Here’s why NASA’s administrator made such a bold move Wednesday
Thursday March 14, 2019. 02:11 PM , from Ars Technica
Enlarge / NASA administrator Jim Bridenstine speaks at Wednesday's Senate hearing. His rocket fuel of choice is not LOX/Kerosene, but rather Mountain Dew. (credit: NASA)
In a remarkable turnaround, NASA Administrator Jim Bridenstine on Wednesday said the space agency would consider launching its first Orion mission to the Moon on commercial rockets instead of NASA's own Space Launch System. This caught virtually the entire aerospace world off guard, and represents a bold change from the status quo of Orion as America's spacecraft, and the SLS as America's powerful rocket that will launch it.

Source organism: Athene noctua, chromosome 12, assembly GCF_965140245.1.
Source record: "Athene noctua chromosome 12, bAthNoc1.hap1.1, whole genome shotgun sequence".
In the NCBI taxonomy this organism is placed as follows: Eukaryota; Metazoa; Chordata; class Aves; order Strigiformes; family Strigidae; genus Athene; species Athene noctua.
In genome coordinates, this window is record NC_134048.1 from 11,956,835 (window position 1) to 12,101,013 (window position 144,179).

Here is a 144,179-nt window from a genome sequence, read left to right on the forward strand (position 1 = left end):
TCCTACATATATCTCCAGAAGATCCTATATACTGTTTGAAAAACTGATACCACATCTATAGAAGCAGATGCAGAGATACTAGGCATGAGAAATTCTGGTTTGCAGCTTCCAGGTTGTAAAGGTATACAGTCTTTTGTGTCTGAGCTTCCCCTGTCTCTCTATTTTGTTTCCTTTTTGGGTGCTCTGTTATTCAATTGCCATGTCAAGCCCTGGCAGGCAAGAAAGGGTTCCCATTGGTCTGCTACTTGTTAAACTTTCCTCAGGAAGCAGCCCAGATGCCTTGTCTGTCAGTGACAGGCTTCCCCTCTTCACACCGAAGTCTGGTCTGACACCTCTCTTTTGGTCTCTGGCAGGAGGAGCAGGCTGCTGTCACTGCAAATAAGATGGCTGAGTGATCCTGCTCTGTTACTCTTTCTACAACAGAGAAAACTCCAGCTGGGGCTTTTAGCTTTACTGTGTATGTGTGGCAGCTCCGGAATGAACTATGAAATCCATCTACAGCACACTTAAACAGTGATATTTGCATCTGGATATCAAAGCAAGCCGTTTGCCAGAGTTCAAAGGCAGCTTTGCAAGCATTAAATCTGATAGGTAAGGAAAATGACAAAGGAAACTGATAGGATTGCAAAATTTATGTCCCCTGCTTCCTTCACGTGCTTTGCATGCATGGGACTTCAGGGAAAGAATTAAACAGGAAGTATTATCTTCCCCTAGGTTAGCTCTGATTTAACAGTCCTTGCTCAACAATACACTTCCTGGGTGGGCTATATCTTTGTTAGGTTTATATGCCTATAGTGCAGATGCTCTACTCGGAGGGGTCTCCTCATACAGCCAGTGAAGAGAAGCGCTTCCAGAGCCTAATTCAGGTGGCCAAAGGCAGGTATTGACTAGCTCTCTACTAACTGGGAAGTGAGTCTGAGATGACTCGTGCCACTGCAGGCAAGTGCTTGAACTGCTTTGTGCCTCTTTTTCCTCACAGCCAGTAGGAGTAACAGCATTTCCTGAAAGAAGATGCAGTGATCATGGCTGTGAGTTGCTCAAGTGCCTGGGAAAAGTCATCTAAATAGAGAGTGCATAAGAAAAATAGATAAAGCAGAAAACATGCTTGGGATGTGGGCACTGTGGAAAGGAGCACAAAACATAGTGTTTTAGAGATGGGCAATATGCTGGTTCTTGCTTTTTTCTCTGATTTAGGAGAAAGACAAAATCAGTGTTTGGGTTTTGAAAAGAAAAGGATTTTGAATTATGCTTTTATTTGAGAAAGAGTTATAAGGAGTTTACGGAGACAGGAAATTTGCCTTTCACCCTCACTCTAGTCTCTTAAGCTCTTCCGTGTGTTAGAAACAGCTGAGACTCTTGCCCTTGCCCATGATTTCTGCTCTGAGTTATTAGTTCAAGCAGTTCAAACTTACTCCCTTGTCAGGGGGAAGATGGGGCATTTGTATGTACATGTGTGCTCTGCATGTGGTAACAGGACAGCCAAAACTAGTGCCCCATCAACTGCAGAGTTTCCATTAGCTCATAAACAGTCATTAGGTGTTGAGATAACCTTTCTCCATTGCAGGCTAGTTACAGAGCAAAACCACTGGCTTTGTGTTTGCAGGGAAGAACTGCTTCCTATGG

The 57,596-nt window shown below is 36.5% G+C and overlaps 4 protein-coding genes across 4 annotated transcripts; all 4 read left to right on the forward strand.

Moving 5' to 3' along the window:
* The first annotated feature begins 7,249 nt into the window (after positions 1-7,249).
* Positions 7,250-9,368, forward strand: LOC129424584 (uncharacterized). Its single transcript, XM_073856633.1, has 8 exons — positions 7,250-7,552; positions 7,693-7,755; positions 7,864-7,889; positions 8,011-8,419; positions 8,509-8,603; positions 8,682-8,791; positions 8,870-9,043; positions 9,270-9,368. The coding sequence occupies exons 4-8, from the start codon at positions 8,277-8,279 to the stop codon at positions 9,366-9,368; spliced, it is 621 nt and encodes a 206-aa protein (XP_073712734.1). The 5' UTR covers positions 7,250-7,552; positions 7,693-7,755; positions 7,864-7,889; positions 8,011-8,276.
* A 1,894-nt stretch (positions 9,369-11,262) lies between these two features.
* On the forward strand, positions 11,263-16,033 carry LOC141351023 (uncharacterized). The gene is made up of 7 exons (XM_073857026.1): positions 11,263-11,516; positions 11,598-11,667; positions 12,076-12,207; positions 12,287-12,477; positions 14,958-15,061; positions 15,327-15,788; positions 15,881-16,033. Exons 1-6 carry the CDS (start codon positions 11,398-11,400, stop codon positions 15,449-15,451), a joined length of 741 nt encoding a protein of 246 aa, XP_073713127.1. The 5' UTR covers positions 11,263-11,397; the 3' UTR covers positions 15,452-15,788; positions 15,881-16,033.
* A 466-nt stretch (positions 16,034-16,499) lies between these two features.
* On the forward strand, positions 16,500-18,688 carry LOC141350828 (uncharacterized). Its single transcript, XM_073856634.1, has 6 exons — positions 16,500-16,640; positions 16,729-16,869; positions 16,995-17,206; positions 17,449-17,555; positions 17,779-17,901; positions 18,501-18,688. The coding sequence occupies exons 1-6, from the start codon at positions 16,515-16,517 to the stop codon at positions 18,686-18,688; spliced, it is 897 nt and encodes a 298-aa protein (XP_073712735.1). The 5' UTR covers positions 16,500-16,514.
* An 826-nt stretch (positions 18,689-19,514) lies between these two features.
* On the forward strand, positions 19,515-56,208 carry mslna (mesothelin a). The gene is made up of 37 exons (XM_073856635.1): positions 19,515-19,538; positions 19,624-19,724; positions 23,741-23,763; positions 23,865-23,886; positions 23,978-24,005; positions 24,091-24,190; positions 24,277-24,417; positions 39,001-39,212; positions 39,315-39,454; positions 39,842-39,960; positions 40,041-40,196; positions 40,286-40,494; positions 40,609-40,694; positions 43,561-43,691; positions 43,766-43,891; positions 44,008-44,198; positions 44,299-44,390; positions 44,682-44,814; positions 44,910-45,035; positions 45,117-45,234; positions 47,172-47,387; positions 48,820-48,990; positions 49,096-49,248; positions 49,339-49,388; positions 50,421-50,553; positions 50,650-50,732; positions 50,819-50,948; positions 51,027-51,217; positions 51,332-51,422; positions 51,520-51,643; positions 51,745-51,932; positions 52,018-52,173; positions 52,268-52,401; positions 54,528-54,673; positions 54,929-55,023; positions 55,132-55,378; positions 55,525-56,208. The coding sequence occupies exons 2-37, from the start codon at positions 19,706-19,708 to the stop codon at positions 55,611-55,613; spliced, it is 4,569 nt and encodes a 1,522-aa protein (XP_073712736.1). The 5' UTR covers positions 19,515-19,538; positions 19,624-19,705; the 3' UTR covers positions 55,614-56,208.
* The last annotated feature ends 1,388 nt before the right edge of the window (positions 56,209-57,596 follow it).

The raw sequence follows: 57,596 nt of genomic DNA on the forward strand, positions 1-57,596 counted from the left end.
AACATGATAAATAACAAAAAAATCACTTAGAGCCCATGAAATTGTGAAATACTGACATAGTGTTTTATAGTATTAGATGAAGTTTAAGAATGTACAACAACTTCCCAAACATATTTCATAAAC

The announcement raised a bunch of questions, and we've got some speculative but well-informed answers.
During a hearing of the Senate Commerce committee to assess America's future in space, committee chairman Sen. Roger Wicker opened by asking Bridenstine about Exploration Mission-1's ongoing delays. The EM-1 test flight involves sending an uncrewed Orion spacecraft on a three-week mission into lunar orbit, and is regarded as NASA's first step toward returning humans to the Moon. This mission was originally scheduled for late 2017, but it has slipped multiple times, most recently to June 2020. It has also come to light that this date, too, is no longer tenable.
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